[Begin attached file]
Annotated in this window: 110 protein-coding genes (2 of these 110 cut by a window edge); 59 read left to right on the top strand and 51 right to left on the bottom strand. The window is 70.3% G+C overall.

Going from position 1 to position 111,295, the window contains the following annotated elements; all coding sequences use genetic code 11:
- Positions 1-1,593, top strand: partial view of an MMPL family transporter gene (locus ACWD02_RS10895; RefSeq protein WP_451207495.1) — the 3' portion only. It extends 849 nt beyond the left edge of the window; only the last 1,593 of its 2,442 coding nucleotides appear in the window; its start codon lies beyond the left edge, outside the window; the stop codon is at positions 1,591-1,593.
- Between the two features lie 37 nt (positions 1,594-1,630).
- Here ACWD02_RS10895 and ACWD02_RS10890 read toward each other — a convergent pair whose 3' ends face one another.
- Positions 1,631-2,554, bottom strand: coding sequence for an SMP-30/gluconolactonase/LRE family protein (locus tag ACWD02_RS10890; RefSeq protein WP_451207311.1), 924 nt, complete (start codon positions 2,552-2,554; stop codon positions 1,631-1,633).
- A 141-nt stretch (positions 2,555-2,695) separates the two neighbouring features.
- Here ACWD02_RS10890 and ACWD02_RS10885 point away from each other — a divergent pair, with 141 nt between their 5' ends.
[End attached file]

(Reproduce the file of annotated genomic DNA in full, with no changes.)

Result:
Annotated in this window: 110 protein-coding genes (2 of these 110 cut by a window edge); 59 read left to right on the top strand and 51 right to left on the bottom strand. The window is 70.3% G+C overall.

Going from position 1 to position 111,295, the window contains the following annotated elements; all coding sequences use genetic code 11:
- Positions 1-1,593, top strand: partial view of an MMPL family transporter gene (locus ACWD02_RS10895; RefSeq protein WP_451207495.1) — the 3' portion only. It extends 849 nt beyond the left edge of the window; only the last 1,593 of its 2,442 coding nucleotides appear in the window; its start codon lies beyond the left edge, outside the window; the stop codon is at positions 1,591-1,593.
- Between the two features lie 37 nt (positions 1,594-1,630).
- Here ACWD02_RS10895 and ACWD02_RS10890 read toward each other — a convergent pair whose 3' ends face one another.
- Positions 1,631-2,554, bottom strand: coding sequence for an SMP-30/gluconolactonase/LRE family protein (locus tag ACWD02_RS10890; RefSeq protein WP_451207311.1), 924 nt, complete (start codon positions 2,552-2,554; stop codon positions 1,631-1,633).
- A 141-nt stretch (positions 2,555-2,695) separates the two neighbouring features.
- Here ACWD02_RS10890 and ACWD02_RS10885 point away from each other — a divergent pair, with 141 nt between their 5' ends.